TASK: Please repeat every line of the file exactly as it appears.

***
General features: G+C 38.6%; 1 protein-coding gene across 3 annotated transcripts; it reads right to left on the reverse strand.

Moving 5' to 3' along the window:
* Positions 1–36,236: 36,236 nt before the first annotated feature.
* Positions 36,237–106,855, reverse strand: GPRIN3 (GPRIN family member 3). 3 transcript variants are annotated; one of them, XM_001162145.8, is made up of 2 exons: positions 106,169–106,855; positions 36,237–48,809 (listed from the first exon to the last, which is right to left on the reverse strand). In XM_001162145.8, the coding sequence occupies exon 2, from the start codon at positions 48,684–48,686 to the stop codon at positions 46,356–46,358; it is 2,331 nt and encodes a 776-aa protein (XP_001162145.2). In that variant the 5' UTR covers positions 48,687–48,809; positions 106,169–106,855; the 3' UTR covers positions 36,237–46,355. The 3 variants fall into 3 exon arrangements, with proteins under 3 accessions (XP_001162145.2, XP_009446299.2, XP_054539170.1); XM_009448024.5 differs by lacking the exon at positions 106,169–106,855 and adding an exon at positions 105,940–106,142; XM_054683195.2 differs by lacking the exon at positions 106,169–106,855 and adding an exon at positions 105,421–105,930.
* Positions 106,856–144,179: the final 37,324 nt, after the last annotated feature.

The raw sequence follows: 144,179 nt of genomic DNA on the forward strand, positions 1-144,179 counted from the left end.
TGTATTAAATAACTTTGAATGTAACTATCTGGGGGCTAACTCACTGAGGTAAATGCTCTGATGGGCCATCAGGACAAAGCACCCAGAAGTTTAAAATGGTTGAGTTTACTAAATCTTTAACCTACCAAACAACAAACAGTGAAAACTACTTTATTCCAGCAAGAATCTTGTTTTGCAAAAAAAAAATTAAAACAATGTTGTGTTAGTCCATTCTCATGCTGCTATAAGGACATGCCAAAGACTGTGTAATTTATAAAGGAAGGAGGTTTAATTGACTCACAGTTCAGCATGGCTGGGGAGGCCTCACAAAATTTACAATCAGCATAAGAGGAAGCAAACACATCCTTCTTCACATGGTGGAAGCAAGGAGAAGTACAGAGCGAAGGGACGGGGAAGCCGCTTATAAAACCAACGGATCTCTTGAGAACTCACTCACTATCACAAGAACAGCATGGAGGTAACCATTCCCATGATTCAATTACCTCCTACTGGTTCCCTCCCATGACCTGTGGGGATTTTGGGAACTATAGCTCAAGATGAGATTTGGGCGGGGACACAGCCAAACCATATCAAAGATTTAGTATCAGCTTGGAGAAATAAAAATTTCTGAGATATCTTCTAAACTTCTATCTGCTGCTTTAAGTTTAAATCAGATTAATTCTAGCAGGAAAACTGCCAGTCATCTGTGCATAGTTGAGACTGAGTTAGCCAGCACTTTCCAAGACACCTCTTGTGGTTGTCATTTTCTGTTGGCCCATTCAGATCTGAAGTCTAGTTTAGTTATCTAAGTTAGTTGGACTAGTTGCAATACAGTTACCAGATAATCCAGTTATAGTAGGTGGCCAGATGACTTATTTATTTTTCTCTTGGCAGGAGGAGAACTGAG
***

General features: G+C 38.6%; 1 protein-coding gene across 3 annotated transcripts; it reads right to left on the reverse strand.

Moving 5' to 3' along the window:
* Positions 1–36,236: 36,236 nt before the first annotated feature.
* Positions 36,237–106,855, reverse strand: GPRIN3 (GPRIN family member 3). 3 transcript variants are annotated; one of them, XM_001162145.8, is made up of 2 exons: positions 106,169–106,855; positions 36,237–48,809 (listed from the first exon to the last, which is right to left on the reverse strand). In XM_001162145.8, the coding sequence occupies exon 2, from the start codon at positions 48,684–48,686 to the stop codon at positions 46,356–46,358; it is 2,331 nt and encodes a 776-aa protein (XP_001162145.2). In that variant the 5' UTR covers positions 48,687–48,809; positions 106,169–106,855; the 3' UTR covers positions 36,237–46,355. The 3 variants fall into 3 exon arrangements, with proteins under 3 accessions (XP_001162145.2, XP_009446299.2, XP_054539170.1); XM_009448024.5 differs by lacking the exon at positions 106,169–106,855 and adding an exon at positions 105,940–106,142; XM_054683195.2 differs by lacking the exon at positions 106,169–106,855 and adding an exon at positions 105,421–105,930.
* Positions 106,856–144,179: the final 37,324 nt, after the last annotated feature.

The raw sequence follows: 144,179 nt of genomic DNA on the forward strand, positions 1-144,179 counted from the left end.
TGTATTAAATAACTTTGAATGTAACTATCTGGGGGCTAACTCACTGAGGTAAATGCTCTGATGGGCCATCAGGACAAAGCACCCAGAAGTTTAAAATGGTTGAGTTTACTAAATCTTTAACCTACCAAACAACAAACAGTGAAAACTACTTTATTCCAGCAAGAATCTTGTTTTGCAAAAAAAAAATTAAAACAATGTTGTGTTAGTCCATTCTCATGCTGCTATAAGGACATGCCAAAGACTGTGTAATTTATAAAGGAAGGAGGTTTAATTGACTCACAGTTCAGCATGGCTGGGGAGGCCTCACAAAATTTACAATCAGCATAAGAGGAAGCAAACACATCCTTCTTCACATGGTGGAAGCAAGGAGAAGTACAGAGCGAAGGGACGGGGAAGCCGCTTATAAAACCAACGGATCTCTTGAGAACTCACTCACTATCACAAGAACAGCATGGAGGTAACCATTCCCATGATTCAATTACCTCCTACTGGTTCCCTCCCATGACCTGTGGGGATTTTGGGAACTATAGCTCAAGATGAGATTTGGGCGGGGACACAGCCAAACCATATCAAAGATTTAGTATCAGCTTGGAGAAATAAAAATTTCTGAGATATCTTCTAAACTTCTATCTGCTGCTTTAAGTTTAAATCAGATTAATTCTAGCAGGAAAACTGCCAGTCATCTGTGCATAGTTGAGACTGAGTTAGCCAGCACTTTCCAAGACACCTCTTGTGGTTGTCATTTTCTGTTGGCCCATTCAGATCTGAAGTCTAGTTTAGTTATCTAAGTTAGTTGGACTAGTTGCAATACAGTTACCAGATAATCCAGTTATAGTAGGTGGCCAGATGACTTATTTATTTTTCTCTTGGCAGGAGGAGAACTGAG